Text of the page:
a1sx2_Thumbnail1_blue-hp-logo.jpg  a1sx2_Thumbnail1_blue-dell-logo.jpg  a1sx2_Thumbnail1_blue-amex-logo.jpg  a1sx2_Thumbnail1_blue-walmart-logo.jpg  a1sx2_Thumbnail1_blue-nasa-logo.jpg
  Purple If you want your brand to be perceived as luxurious, purple may well be the way to go.  In western cultures, purple has historically been the color of royalty, which gives it it’s high-end appeal.  Purple has also been associated with the church, which lends itself to being a good representation of a brand that is considered dignified and wise.   Along those lines, purple has also been use to showcase a brand’s imaginative and creative side. Examples of purple logos:
a1sx2_Thumbnail1_purple-syfy-logo.jpg a1sx2_Thumbnail1_purple-taco-bell-logo.jpg a1sx2_Thumbnail1_purple-welchs_logo.jpg a1sx2_Thumbnail1_purple-wonka-logo.jpg a1sx2_Thumbnail1_purple-yahoo-logo.jpg
a1sx2_Thumbnail1_purple-aussie-logo.jpg a1sx2_Thumbnail1_purple-big-brothers-logo.jpg a1sx2_Thumbnail1_purple-cadbury-logo.jpg a1sx2_Thumbnail1_purple-crown-royal-logo.jpg a1sx2_Thumbnail1_purple-hallmark-logo.jpg
  Black Using the color black in your logo can convey a lot of different things.  On the one hand, the color black has strong connotations of sophistication, seriousness and power, which can be great for high end luxury brands.  On the other hand, for many cultures, black is the color of mourning and is symbolic of death.  The color black is heavily tied to the supernatural as well and is the color of the unknown. That all being said, almost every logo will have to have a black and white version for cases where color is not available and as of 2014, black logos are right on par with current design trends. Examples of black logos:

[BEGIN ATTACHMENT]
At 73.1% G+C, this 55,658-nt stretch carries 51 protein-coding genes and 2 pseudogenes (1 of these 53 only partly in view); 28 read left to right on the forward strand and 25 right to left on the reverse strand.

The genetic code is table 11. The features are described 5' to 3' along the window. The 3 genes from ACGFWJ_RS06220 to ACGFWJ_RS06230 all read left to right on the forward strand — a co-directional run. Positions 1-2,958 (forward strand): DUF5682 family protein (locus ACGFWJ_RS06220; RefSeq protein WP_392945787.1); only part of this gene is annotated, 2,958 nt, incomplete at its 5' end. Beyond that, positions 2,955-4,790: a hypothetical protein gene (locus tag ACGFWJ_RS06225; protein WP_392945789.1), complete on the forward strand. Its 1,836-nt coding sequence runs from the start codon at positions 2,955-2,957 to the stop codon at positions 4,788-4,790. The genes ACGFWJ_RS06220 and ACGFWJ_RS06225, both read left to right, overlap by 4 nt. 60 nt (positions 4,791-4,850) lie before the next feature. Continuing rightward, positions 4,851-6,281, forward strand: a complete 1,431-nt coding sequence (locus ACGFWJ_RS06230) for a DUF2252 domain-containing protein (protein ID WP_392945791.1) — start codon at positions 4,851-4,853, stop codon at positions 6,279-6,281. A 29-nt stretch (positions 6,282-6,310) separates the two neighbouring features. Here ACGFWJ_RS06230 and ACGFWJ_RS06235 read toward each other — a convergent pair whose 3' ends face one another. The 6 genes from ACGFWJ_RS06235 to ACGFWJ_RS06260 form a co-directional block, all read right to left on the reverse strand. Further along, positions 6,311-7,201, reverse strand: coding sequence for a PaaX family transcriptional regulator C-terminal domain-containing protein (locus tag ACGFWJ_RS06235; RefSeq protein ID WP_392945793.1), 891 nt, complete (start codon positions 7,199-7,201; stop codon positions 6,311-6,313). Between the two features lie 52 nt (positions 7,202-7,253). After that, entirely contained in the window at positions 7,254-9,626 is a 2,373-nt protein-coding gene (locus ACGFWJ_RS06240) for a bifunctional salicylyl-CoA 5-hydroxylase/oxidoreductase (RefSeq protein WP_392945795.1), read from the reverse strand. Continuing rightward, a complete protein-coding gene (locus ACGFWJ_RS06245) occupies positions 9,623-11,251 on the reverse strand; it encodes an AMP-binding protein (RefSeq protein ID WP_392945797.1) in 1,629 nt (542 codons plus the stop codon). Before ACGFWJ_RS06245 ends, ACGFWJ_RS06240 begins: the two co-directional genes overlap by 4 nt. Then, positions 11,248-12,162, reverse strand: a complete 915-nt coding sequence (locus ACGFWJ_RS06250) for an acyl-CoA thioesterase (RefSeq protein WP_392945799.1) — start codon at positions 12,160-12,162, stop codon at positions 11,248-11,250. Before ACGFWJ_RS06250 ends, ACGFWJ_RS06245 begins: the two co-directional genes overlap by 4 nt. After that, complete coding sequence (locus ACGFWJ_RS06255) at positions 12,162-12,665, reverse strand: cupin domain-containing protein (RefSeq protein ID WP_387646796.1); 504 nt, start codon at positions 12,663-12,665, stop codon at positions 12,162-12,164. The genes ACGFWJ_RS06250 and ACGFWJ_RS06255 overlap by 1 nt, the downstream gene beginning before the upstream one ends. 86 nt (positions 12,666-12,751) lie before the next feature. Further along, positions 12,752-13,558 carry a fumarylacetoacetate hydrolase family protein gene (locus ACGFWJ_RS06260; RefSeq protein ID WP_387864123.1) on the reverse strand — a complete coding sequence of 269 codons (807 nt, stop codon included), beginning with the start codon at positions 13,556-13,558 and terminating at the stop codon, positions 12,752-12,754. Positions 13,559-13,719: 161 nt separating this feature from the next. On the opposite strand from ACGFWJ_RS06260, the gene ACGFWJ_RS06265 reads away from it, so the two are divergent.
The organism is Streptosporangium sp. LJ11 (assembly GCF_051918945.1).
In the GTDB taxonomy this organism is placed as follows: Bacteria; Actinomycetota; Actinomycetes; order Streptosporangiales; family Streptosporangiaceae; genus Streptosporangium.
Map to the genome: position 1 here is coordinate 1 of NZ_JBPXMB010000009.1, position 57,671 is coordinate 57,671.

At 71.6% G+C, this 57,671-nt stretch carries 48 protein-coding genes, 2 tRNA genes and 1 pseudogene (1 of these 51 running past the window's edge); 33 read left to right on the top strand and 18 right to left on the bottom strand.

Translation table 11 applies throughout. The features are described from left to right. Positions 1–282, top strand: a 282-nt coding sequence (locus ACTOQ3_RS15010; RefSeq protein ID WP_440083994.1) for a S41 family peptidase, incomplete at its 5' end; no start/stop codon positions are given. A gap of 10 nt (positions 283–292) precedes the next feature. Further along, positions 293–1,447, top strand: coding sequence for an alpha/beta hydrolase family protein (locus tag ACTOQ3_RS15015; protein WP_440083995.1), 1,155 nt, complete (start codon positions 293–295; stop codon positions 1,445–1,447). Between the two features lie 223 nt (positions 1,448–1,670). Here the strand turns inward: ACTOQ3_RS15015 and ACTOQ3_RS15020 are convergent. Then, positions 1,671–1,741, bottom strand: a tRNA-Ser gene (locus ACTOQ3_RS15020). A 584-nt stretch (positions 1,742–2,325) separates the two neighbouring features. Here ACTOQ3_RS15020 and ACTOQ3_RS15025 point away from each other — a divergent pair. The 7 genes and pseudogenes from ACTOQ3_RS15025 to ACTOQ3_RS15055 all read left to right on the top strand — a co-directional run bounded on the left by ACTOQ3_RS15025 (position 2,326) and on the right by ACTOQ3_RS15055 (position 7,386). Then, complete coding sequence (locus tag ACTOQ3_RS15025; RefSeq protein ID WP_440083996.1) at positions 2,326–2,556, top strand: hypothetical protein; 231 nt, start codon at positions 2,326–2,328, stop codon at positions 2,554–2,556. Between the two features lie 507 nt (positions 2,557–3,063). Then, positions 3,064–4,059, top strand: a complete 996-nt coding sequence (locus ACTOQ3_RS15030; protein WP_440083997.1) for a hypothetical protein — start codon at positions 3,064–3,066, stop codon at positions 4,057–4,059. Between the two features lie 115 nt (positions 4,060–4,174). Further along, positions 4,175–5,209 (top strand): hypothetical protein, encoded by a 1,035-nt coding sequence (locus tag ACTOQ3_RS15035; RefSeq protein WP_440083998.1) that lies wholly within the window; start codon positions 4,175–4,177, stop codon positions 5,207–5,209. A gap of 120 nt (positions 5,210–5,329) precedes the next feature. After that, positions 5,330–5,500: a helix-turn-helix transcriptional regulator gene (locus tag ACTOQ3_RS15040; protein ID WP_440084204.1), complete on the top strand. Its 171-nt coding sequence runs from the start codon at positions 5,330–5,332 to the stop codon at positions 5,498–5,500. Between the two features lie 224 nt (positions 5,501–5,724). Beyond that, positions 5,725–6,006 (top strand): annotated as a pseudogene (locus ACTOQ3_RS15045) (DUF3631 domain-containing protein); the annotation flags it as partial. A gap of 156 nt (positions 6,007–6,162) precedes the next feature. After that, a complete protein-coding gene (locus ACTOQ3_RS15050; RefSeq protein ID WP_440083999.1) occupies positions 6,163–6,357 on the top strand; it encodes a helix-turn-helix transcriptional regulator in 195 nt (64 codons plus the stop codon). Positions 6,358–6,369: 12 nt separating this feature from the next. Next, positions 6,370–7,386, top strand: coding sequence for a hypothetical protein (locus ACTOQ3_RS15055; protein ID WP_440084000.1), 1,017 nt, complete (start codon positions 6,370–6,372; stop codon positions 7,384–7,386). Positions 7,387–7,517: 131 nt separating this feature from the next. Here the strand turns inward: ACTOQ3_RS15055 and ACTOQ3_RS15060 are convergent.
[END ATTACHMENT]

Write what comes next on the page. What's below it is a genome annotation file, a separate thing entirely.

a1sx2_Thumbnail1_black-lexus-logo.jpg a1sx2_Thumbnail1_black-puma-logo.jpg a1sx2_Thumbnail1_black-times-logo.jpg a1sx2_Thumbnail1_black-ysl-logo.jpg a1sx2_Thumbnail1_black-adidas-logo.jpg
a1sx2_Thumbnail1_black-chanel-logo.jpg a1sx2_Thumbnail1_black-cartoon-network-logo.jpg a1sx2_Thumbnail1_black-gucci-logo.jpg a1sx2_Thumbnail1_black-guinness-logo.jpg a1sx2_Thumbnail1_nike-logo.jpg
  White Historically, the color white has been used to convey purity, cleanliness and simplicity.  It can also be used to convey balance and a sense of calm or zen.  Baby brands, organic products and brands dealing with wedding products are all industries where white favors heavily. Similar to the color black, even if your primary logo is full of color, you’ll almost always need a version that can be done just in white and black. Examples of white logos:
a1sx2_Thumbnail1_white-apple-logo.jpg a1sx2_Thumbnail1_white-abc-logo.jpg a1sx2_Thumbnail1_white-levis-logo.jpg a1sx2_Thumbnail1_white-dominos-logo.jpg a1sx2_Thumbnail1_white-coca-cola-logo.jpg
  Brown The color brown has an earthy, masculine feel that is often associated with the outdoors.  Companies who work closely with or in nature or who want to give consumers the feeling that they are down to earth and practical should consider using brown in their logo.  Brown is also closely tied with dependability and reliability. Examples of brown logos:
a1sx2_Thumbnail1_brown-ups-logo.jpg a1sx2_Thumbnail1_brown-godiva-logo.jpg a1sx2_Thumbnail1_cracker-barrel-logo.jpg a1sx2_Thumbnail1_brown-hersheys-logo.jpg a1sx2_Thumbnail1_caribou-coffee-logo.jpg
  Pink Is there any color that is more closely associated with femininity than pink?  Pink is light and fun and flirty and fresh and can be great for logos directed towards female consumers.  It is also tied closely to the idea of sweetness and works well for confectioners or bakeries. Examples of pink logos:
a1sx2_Thumbnail1_pink-barbie-logo.jpg a1sx2_Thumbnail1_t-mobile-logo.jpg a1sx2_Thumbnail1_pink-orkut-logo.jpg a1sx2_Thumbnail1_hello-kitty-logo.jpg a1sx2_Thumbnail1_pink-vs-logo.jpg
  Multi-Colored While most logos will utilize more than one color, the logo design standards typically state that you should limit your color choices to no more than 2-3.  However, there are circumstances where it might make sense to use a multitude of colors in your company logo.  For instance, if you are trying to convey that you offer a wide variety of products and services, a multi-colored logo could work well.  Using more than 3 colors also helps convey that your brand is inclusive and is focused on diversity.  If those are key pillars of your companies brand, multiple colors could work well in your logo. Examples of multi-colored logos:
a1sx2_Thumbnail1_google-logo.jpg a1sx2_Thumbnail1_windows-logo.jpg a1sx2_Thumbnail1_ebay-logo.jpg a1sx2_Thumbnail1_bahamas-logo.jpg a1sx2_Thumbnail1_olympic-logo.jpg